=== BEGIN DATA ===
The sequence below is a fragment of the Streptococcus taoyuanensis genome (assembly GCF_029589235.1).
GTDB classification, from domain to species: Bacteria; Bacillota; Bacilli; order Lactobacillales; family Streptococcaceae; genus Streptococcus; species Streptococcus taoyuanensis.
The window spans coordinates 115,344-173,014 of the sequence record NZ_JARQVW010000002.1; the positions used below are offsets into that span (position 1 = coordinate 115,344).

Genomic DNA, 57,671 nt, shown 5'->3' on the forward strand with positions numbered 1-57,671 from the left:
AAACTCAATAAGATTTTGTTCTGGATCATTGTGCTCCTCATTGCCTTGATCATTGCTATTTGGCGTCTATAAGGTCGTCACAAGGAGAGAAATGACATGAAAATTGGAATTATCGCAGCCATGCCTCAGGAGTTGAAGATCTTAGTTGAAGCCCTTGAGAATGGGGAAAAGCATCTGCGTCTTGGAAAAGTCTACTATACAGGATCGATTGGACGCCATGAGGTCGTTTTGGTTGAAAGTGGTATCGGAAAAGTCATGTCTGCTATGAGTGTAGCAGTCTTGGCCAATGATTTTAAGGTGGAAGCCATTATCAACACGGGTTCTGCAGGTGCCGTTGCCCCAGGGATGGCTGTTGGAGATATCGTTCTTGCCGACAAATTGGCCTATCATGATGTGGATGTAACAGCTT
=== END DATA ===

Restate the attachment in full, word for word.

The sequence below is a fragment of the Streptococcus taoyuanensis genome (assembly GCF_029589235.1).
GTDB classification, from domain to species: Bacteria; Bacillota; Bacilli; order Lactobacillales; family Streptococcaceae; genus Streptococcus; species Streptococcus taoyuanensis.
The window spans coordinates 115,344-173,014 of the sequence record NZ_JARQVW010000002.1; the positions used below are offsets into that span (position 1 = coordinate 115,344).

Genomic DNA, 57,671 nt, shown 5'->3' on the forward strand with positions numbered 1-57,671 from the left:
AAACTCAATAAGATTTTGTTCTGGATCATTGTGCTCCTCATTGCCTTGATCATTGCTATTTGGCGTCTATAAGGTCGTCACAAGGAGAGAAATGACATGAAAATTGGAATTATCGCAGCCATGCCTCAGGAGTTGAAGATCTTAGTTGAAGCCCTTGAGAATGGGGAAAAGCATCTGCGTCTTGGAAAAGTCTACTATACAGGATCGATTGGACGCCATGAGGTCGTTTTGGTTGAAAGTGGTATCGGAAAAGTCATGTCTGCTATGAGTGTAGCAGTCTTGGCCAATGATTTTAAGGTGGAAGCCATTATCAACACGGGTTCTGCAGGTGCCGTTGCCCCAGGGATGGCTGTTGGAGATATCGTTCTTGCCGACAAATTGGCCTATCATGATGTGGATGTAACAGCTT